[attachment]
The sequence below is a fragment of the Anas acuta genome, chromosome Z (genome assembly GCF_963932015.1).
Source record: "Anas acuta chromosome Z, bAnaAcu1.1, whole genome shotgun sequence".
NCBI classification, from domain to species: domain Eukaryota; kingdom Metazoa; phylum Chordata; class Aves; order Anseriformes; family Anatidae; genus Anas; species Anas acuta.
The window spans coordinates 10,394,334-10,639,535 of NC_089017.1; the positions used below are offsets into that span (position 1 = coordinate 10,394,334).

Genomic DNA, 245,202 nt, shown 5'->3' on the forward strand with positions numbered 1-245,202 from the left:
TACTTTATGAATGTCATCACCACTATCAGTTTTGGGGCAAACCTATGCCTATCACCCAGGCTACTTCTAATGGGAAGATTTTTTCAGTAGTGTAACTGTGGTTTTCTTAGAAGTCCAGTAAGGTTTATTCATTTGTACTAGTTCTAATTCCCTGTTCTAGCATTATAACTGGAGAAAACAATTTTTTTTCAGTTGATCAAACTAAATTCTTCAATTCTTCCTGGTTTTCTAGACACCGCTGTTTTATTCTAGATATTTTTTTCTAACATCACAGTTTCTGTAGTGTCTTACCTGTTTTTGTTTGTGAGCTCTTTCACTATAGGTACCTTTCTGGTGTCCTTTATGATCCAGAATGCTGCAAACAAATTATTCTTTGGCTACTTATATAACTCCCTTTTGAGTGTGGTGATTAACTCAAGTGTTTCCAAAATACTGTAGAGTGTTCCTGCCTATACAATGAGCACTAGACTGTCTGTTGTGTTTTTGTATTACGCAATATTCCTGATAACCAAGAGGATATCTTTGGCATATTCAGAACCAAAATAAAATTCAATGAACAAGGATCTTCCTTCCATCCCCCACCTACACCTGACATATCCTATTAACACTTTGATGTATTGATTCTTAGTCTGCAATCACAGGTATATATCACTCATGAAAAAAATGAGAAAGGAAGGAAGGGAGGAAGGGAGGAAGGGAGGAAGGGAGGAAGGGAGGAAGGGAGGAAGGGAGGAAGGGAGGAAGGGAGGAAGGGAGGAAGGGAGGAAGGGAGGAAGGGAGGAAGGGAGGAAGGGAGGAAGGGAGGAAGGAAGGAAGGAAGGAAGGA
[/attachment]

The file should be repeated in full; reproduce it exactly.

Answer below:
The sequence below is a fragment of the Anas acuta genome, chromosome Z (genome assembly GCF_963932015.1).
Source record: "Anas acuta chromosome Z, bAnaAcu1.1, whole genome shotgun sequence".
NCBI classification, from domain to species: domain Eukaryota; kingdom Metazoa; phylum Chordata; class Aves; order Anseriformes; family Anatidae; genus Anas; species Anas acuta.
The window spans coordinates 10,394,334-10,639,535 of NC_089017.1; the positions used below are offsets into that span (position 1 = coordinate 10,394,334).

Genomic DNA, 245,202 nt, shown 5'->3' on the forward strand with positions numbered 1-245,202 from the left:
TACTTTATGAATGTCATCACCACTATCAGTTTTGGGGCAAACCTATGCCTATCACCCAGGCTACTTCTAATGGGAAGATTTTTTCAGTAGTGTAACTGTGGTTTTCTTAGAAGTCCAGTAAGGTTTATTCATTTGTACTAGTTCTAATTCCCTGTTCTAGCATTATAACTGGAGAAAACAATTTTTTTTCAGTTGATCAAACTAAATTCTTCAATTCTTCCTGGTTTTCTAGACACCGCTGTTTTATTCTAGATATTTTTTTCTAACATCACAGTTTCTGTAGTGTCTTACCTGTTTTTGTTTGTGAGCTCTTTCACTATAGGTACCTTTCTGGTGTCCTTTATGATCCAGAATGCTGCAAACAAATTATTCTTTGGCTACTTATATAACTCCCTTTTGAGTGTGGTGATTAACTCAAGTGTTTCCAAAATACTGTAGAGTGTTCCTGCCTATACAATGAGCACTAGACTGTCTGTTGTGTTTTTGTATTACGCAATATTCCTGATAACCAAGAGGATATCTTTGGCATATTCAGAACCAAAATAAAATTCAATGAACAAGGATCTTCCTTCCATCCCCCACCTACACCTGACATATCCTATTAACACTTTGATGTATTGATTCTTAGTCTGCAATCACAGGTATATATCACTCATGAAAAAAATGAGAAAGGAAGGAAGGGAGGAAGGGAGGAAGGGAGGAAGGGAGGAAGGGAGGAAGGGAGGAAGGGAGGAAGGGAGGAAGGGAGGAAGGGAGGAAGGGAGGAAGGGAGGAAGGGAGGAAGGGAGGAAGGGAGGAAGGGAGGAAGGAAGGAAGGAAGGAAGGA